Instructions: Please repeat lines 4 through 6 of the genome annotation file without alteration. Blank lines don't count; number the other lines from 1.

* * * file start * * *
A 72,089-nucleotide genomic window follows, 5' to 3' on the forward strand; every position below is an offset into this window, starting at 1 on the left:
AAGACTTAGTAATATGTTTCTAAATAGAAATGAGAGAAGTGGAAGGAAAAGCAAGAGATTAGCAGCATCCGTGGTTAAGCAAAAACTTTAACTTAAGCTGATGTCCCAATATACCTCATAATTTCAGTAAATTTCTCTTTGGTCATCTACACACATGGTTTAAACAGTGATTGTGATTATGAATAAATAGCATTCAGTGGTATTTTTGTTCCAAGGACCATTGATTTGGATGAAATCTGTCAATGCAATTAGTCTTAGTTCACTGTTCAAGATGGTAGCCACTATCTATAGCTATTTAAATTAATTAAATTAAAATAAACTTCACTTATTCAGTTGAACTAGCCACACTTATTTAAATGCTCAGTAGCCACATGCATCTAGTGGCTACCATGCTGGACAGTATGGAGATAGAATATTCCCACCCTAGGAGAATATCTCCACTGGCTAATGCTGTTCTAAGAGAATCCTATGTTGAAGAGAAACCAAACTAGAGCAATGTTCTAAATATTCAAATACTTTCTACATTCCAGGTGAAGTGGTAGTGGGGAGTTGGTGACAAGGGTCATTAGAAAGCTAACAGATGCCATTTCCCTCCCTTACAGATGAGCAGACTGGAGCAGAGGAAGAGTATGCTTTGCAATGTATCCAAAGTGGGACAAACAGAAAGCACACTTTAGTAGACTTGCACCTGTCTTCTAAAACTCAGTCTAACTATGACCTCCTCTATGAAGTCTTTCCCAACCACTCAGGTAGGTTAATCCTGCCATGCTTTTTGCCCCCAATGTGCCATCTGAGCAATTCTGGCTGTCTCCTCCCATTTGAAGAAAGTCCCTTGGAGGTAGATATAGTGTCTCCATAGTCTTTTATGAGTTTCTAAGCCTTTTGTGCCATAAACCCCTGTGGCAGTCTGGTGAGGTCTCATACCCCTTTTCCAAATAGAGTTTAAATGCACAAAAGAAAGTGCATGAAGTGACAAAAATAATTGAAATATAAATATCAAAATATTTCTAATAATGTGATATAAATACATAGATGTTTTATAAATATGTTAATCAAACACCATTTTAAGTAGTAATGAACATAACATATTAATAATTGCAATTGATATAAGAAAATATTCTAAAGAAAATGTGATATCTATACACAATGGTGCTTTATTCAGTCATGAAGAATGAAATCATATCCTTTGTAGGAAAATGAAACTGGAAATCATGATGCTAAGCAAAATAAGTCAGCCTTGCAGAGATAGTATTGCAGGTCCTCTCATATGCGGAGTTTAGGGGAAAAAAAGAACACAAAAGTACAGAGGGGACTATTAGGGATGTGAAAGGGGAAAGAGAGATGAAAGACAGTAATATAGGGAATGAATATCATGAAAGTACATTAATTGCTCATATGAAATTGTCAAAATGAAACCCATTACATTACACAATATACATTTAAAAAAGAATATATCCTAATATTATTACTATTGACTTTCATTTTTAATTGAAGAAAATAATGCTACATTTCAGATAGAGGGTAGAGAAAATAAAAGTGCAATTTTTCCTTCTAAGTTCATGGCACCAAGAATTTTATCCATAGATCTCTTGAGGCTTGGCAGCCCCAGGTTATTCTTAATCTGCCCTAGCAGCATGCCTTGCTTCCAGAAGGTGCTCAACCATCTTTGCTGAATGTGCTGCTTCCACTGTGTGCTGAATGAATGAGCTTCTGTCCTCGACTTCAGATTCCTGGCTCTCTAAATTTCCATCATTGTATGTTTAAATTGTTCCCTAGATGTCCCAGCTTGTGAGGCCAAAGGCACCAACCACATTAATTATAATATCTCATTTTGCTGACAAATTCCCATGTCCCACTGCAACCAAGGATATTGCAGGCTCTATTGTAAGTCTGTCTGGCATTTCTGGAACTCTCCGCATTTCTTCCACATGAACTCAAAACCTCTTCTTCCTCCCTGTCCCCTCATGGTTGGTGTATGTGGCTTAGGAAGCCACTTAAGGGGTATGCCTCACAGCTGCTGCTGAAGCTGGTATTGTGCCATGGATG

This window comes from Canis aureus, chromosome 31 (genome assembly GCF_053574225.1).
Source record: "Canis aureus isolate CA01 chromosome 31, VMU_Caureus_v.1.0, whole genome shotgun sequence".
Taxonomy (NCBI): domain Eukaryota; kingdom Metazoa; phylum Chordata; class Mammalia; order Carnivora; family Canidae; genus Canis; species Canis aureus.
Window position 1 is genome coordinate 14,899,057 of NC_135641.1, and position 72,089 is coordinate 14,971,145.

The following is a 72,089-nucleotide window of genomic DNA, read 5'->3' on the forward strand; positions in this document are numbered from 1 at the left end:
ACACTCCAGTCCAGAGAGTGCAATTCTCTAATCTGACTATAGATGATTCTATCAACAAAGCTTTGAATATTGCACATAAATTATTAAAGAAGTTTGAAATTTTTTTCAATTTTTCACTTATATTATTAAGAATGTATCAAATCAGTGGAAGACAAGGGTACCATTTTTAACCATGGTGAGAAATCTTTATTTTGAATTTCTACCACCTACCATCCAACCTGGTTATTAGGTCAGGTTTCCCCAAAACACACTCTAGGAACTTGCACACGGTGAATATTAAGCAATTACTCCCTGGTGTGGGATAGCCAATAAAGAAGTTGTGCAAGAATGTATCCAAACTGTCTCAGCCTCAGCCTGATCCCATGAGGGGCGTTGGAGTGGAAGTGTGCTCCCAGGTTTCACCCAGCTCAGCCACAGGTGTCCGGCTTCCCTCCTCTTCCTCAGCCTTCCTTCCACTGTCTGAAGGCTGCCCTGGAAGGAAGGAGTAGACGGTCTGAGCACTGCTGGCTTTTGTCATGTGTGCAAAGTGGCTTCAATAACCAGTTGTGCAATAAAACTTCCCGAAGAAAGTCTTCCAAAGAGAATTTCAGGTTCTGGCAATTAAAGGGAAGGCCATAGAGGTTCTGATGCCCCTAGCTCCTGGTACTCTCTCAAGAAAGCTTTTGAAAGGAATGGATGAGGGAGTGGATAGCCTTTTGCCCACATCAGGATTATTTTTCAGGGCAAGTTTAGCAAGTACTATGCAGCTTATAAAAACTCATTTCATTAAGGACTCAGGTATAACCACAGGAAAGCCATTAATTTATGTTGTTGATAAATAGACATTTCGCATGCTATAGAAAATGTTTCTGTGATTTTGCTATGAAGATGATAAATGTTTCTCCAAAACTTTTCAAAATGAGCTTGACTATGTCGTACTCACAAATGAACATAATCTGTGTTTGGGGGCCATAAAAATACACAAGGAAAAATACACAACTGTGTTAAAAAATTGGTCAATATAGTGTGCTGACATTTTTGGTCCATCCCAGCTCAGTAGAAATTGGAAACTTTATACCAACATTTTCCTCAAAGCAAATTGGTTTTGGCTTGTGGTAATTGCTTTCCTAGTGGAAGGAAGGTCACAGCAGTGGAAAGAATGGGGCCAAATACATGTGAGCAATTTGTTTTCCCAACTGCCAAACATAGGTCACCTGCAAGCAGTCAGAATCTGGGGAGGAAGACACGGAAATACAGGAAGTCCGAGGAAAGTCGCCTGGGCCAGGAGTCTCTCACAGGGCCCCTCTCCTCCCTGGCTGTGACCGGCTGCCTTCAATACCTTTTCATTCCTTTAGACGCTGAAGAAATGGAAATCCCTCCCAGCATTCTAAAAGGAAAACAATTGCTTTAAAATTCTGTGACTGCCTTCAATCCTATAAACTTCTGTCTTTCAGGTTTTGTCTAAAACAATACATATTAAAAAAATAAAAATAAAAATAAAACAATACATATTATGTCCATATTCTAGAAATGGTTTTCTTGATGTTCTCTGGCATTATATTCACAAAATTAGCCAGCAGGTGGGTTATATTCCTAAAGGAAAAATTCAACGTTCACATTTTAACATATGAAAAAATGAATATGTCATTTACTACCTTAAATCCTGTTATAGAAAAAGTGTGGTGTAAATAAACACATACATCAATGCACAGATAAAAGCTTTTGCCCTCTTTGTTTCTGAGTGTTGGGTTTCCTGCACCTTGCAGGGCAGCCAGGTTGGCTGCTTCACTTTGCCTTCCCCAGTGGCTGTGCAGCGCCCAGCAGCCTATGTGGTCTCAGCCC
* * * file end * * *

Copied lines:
Source record: "Canis aureus isolate CA01 chromosome 31, VMU_Caureus_v.1.0, whole genome shotgun sequence".
Taxonomy (NCBI): domain Eukaryota; kingdom Metazoa; phylum Chordata; class Mammalia; order Carnivora; family Canidae; genus Canis; species Canis aureus.
Window position 1 is genome coordinate 14,899,057 of NC_135641.1, and position 72,089 is coordinate 14,971,145.